Flexible Body Armor
Navy SBIR FY2008.2

Sol No.: Navy SBIR FY2008.2
Topic No.: N08-107
Topic Title: Flexible Body Armor
Proposal No.: N082-107-1034
Firm: NanoMech, LLC
535 W Research Blvd
Suite 135, M/S 100
Fayetteville, Arkansas 72701
Contact: Bhavin Parekh
Phone: (479) 571-2592
Abstract: To facilitate combat operations and maintain adequate force protection, there is an immediate need for all-around body armor systems for US military forces. This need has driven advancement in developing, evaluating, modifying, and incorporating new and commercial protective materials and technologies for meeting the goal of flexible, light weight and more effective armor protection systems. Specifically, this project will focus on developing an innovative design that integrates boron carbide (B4C) nanoparticles as reinforcing or filler phases into commercial protective polymeric fabric materials such as Kevlar and ultra high molecular weight polyethylene (UHMWPE) to enhance their strength, toughness and ballistic performance. The innovative design, materials, and fabrication process proposed in this project will substantially improve the durability of soft body armor systems, while reducing the mass and bulk size, covering contoured areas of the body for US service men and women. Similar benefits are expected for law enforcement teams working to strengthen US borders and security. Based on successful demonstration of the feasibility in Phase I, the NanoMech team will optimize the process, develop quality control criteria and explore scale-up of the manufacturing process for its repeatability, reproducibility, and durability for mass production in Phase II.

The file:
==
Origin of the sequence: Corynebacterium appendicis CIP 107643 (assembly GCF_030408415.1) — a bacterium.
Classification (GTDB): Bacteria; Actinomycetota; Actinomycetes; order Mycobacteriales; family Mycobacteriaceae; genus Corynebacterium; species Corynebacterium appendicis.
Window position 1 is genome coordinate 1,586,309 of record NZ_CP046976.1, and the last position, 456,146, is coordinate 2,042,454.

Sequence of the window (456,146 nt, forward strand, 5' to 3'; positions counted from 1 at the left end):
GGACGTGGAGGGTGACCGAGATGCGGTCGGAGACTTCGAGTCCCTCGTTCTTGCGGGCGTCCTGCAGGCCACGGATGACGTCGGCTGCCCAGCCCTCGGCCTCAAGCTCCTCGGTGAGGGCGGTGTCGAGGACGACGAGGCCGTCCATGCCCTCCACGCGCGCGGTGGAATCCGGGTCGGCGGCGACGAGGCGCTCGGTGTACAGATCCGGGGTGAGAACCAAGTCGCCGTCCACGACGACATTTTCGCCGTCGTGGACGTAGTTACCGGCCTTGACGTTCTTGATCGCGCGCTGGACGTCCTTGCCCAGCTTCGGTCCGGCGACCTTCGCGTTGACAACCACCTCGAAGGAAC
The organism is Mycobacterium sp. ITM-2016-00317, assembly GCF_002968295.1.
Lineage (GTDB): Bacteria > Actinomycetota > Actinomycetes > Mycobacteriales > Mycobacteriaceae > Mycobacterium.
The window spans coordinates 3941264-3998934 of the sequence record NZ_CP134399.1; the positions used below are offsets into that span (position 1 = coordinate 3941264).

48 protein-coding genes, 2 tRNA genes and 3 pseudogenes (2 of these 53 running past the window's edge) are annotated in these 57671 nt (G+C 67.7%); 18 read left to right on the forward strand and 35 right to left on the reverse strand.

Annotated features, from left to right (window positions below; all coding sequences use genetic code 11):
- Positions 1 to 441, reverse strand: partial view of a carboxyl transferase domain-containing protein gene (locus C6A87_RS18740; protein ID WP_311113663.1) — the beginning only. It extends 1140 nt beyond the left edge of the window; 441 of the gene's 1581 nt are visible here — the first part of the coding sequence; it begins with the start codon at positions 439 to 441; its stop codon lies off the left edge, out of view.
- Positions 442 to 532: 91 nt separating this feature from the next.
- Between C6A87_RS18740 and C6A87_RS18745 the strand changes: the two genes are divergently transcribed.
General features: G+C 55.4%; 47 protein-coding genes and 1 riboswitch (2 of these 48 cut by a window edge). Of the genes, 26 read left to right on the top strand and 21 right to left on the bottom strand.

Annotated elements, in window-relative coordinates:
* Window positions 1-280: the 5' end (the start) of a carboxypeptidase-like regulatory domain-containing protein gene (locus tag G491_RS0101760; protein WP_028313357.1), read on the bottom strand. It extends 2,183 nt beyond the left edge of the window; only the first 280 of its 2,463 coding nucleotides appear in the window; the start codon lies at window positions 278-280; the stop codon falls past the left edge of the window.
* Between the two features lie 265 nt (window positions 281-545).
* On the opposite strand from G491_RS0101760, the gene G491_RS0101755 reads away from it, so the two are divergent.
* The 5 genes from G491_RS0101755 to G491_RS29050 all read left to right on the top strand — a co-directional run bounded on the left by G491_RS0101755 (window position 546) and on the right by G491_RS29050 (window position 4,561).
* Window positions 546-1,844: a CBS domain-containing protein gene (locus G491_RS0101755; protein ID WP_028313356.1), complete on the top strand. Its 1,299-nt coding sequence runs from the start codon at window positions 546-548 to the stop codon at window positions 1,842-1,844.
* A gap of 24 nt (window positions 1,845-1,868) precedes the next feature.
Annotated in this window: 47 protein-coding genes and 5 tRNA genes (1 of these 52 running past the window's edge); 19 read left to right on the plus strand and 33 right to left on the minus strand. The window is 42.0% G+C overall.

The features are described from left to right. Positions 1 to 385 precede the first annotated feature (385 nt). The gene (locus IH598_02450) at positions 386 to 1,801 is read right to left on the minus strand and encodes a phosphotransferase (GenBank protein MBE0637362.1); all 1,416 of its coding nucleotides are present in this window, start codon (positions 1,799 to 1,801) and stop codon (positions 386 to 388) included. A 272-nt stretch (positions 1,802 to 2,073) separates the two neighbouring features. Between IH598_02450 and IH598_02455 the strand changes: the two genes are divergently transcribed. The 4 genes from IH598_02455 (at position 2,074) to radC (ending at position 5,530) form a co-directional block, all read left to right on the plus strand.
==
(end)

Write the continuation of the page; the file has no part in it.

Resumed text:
Benefits: There is an ever-increasing need for low cost, light weight and high-performance materials with superior ballistic performance for body armor applications. The proposed innovative process is expected to deliver nanoengineered polymeric fabric that will meet the demand for soft armor systems: stronger and superior ballistic performance while retaining low mass and high flexibility, for US military forces and law enforcement. The process can be implemented for large scale manufacturing. A successful outcome from this innovative approach will meet the demand for US military and law enforcement personnel protection, and potentially also serve protective functions for vehicles and other mission-critical equipment. Broad commercial applications are also expected for the nanoengineered polymer fabric materials and their associated products.